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Low vision assistive technology devise usage and importance in daily occupations.
WORK (2011)
  • D. Fok
  • J. Miller Polgar
  • Lynn Shaw, Dr., The University of Western Ontario
  • J.W. Jutai

When selected, accepted and used appropriately, low vision assistive technology devices (ATDs) have the potential to facilitate the performance of occupations that lead to positive outcomes. Objective: This paper identifies some low vision ATDs currently used and explores their relative importance for the performance of daily occupation from participants' perspectives. Participants: 17 adults (M =56 years old, SD=15.8) with low vision we0re recruited through a purposeful sampling strategy. Methods: Through one-on-one semi-structured telephone interviews, ATD usage data, ranking of perceived importance of ATDs and verbal data were collected from the participants. Results: A total of 124 devices were identified by the participants of which 104 (83.9%) were used and 20 (16.1%), mostly adaptive computer technologies, were not. 22 (21%) mainstream aids to daily living were identified (large monitor, large screen TV, DVD player) and they ranked high in terms of perceived importance by the participants for daily activities. Verbal feedback from participants supplemented this finding. Conclusion: Concepts related to usage and ranking of importance of ATDs for daily occupations are multi-faceted and complex (e.g. combination of devices used, multiple equal rankings, etc.). The authors suggested future research opportunities to examine these concepts through qualitative means.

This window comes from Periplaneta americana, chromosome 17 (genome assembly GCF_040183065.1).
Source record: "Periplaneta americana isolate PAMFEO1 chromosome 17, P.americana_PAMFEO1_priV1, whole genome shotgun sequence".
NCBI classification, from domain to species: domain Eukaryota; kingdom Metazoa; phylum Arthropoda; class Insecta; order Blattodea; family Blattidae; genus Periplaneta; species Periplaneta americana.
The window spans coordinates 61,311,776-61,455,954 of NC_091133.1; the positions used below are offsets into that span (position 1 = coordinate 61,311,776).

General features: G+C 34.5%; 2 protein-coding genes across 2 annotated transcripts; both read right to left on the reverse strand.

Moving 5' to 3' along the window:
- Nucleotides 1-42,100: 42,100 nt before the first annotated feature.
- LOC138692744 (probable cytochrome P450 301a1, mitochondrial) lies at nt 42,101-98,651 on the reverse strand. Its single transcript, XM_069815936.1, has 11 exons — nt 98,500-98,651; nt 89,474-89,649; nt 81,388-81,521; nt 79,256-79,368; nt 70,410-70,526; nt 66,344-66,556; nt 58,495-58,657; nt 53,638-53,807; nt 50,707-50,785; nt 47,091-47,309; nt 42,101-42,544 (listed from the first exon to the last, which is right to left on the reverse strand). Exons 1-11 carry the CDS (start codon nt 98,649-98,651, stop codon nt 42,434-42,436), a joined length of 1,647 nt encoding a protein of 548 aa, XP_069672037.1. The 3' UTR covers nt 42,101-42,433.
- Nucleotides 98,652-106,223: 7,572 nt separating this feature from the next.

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Citation Information
D. Fok, J. Miller Polgar, Lynn Shaw and J.W. Jutai. "Low vision assistive technology devise usage and importance in daily occupations." WORK Vol. 39 Iss. 1 (2011)
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